The judge presiding over the trial of former Minneapolis police officer Derek Chauvin on Monday, April 19, said a comment from Congresswoman Maxine Waters may allow an appeal to overturn the trial involving George Floyd.
Judge Peter Cahill blasted Congresswoman Waters after she urged protesters to “get more confrontational,” if the jury did not deliver a guilty verdict for the murder of George Floyd.
Cahill told Chauvin’s defense attorneys that the California Democrat “may have given you something on appeal that may result in his whole trial being overturned.”
“I wish elected officials would stop talking about this case, especially in a manner that is disrespectful to the rule of law and to the judicial branch and our function,” he said.
Cahill added, however, that he did not believe the comments unduly influenced the jury because they had been told not to watch the news.
At one point during the trial, Cahill denied a request for a mistrial from Chauvin’s defense attorney. But Waters’ comments may provide an opportunity for Chauvin to prevail after prosecutors mounted a tough case that some legal experts believe is hard to beat.
Waters appeared at a racial justice protest Saturday night (April 17) in Brooklyn Center, a suburb not far from where Chauvin’s trial is taking place, which has been roiled by protests after a police officer killed Daunte Wright, 20, earlier this month.
On Saturday, Waters told demonstrators in Minnesota that Chauvin should be found “guilty, guilty, guilty” and if not “we cannot go away.”
Waters’ comments drew harsh words from Republicans. House Minority Leader Kevin McCarthy said on Monday he was introducing a resolution to censure Waters. McCarthy said she “broke the law by violating curfew and then incited violence.”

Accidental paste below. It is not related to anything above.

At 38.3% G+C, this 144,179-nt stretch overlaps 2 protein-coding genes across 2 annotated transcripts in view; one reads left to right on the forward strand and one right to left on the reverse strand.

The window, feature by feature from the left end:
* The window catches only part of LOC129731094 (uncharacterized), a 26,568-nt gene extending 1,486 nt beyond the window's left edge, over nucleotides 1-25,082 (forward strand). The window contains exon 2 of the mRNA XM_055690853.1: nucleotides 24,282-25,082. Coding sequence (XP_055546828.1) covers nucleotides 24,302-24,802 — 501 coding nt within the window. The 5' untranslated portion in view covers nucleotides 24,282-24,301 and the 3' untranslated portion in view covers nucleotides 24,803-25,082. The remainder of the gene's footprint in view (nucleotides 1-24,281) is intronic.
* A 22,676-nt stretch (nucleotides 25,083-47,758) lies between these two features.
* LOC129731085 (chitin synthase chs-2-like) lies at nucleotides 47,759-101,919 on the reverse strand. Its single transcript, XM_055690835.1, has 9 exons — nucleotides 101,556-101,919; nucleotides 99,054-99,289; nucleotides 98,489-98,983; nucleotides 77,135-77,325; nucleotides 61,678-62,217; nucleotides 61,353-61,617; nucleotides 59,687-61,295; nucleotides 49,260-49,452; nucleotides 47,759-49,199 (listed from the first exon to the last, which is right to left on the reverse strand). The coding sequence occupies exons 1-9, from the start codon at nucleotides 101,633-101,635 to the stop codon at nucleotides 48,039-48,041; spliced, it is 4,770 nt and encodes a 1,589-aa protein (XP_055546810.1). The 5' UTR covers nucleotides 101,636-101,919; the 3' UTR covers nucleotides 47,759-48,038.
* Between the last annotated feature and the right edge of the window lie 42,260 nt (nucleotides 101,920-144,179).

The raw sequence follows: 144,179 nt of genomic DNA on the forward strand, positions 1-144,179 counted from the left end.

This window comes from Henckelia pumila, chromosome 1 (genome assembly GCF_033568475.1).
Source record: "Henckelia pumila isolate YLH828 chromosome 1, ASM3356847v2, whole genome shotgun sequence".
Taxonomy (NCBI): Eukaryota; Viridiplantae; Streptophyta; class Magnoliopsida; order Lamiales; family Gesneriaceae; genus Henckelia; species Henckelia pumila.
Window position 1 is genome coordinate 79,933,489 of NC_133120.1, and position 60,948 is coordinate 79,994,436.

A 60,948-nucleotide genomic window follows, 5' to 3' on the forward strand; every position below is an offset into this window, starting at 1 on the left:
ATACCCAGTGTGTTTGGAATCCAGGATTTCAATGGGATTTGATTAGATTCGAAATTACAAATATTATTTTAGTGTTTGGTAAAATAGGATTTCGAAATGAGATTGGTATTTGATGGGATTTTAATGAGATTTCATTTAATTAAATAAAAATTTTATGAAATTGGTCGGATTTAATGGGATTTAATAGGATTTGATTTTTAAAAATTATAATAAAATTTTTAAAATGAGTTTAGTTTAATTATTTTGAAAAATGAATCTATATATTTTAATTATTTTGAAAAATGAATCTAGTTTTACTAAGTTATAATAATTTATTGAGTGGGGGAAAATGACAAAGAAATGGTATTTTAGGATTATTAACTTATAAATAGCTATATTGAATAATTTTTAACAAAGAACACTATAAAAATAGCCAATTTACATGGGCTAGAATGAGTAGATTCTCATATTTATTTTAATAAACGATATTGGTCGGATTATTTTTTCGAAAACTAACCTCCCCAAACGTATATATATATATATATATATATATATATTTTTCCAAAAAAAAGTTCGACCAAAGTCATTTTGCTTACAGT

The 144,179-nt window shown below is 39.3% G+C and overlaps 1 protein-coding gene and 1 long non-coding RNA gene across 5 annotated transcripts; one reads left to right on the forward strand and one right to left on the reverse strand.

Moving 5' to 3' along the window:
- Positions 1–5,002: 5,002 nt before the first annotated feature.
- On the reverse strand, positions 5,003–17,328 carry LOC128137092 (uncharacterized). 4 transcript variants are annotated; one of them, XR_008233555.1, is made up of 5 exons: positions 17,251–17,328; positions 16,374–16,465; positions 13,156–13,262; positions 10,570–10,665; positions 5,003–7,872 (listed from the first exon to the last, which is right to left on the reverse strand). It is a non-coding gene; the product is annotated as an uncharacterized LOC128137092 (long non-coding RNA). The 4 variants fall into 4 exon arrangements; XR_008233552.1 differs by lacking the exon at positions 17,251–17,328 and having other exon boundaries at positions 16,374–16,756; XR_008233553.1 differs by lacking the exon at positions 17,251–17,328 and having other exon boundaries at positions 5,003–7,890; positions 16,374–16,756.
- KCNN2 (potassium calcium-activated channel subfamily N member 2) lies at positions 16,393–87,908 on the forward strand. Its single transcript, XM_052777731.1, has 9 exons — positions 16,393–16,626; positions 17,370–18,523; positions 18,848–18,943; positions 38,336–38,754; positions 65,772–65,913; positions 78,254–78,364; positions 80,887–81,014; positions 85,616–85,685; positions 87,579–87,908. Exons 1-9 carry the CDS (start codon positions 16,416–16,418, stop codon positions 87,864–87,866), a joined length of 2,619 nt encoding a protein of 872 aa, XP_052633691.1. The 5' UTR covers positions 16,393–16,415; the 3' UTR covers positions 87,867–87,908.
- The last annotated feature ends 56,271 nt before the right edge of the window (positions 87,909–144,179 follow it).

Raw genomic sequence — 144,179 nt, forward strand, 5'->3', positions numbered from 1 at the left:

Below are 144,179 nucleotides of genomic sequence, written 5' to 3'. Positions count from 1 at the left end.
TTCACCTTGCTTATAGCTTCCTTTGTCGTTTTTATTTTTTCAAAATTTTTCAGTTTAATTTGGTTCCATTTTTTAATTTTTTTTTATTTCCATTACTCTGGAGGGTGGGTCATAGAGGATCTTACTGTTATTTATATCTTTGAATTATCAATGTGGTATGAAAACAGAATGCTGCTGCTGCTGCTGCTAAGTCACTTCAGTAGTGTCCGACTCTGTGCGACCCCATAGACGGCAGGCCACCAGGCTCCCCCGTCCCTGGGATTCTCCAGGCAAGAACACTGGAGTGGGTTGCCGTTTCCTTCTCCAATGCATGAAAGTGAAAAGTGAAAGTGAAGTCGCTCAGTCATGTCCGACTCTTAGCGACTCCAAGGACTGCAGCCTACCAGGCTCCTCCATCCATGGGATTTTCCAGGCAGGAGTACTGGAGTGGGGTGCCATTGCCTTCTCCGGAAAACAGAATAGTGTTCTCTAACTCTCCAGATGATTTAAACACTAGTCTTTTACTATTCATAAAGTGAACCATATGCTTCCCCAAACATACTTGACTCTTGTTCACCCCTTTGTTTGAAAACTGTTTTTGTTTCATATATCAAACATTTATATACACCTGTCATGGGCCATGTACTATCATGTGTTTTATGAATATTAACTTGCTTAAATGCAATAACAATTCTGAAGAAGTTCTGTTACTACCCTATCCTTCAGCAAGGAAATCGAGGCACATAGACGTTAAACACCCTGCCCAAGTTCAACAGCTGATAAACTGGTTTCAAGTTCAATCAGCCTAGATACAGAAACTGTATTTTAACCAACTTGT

Rep. Marjorie Taylor Greene, R-Ga., who herself has been the subject of calls to be removed from Congress, introduced a resolution to expel Waters. Rep. Lee Zeldin, R-N.Y., called for Waters to be “immediately removed from Congress,” and other GOP lawmakers called for a “sanction” to “hold her accountable.”
“Representative Waters is a danger to our society,” Greene, who was accused of helping encourage the deadly attack on the U.S. Capitol on January 6, said in a statement.
Waters said Greene had distorted her remarks. “I am not worried that they’re going to continue to distort what I say,” Waters told The Grio. “This is who they are, and this is how they act. And I’m not going to be bullied by them.”
Waters’ allies said Republicans were trying to distract from right-wing violence, like the January 6 riot at the Capitol, by picking another fight with one of their go-to targets.
Waters defended her rhetoric Sunday, April 18, on MSNBC.
“I wanted to be there, kind of as ‘Auntie Maxine,’ to show them that not only do I love them and I support them, but they can count on me to be with them at this terrible time in all of our lives,” she said of her trip to Minnesota.
House Speaker Nancy Pelosi defended Waters on Monday and said she doesn’t think Waters should have to apologize for her remarks. Waters said in an interview with The Grio that her comments were about “confronting the justice system, confronting the policing that’s going on.”
Chauvin’s defense attorney, Eric Nelson, said on Monday that Waters’ comments could have prejudiced members of the jury. He said that’s because the court had not agreed to completely sequester them from exposure to the media during deliberations in court.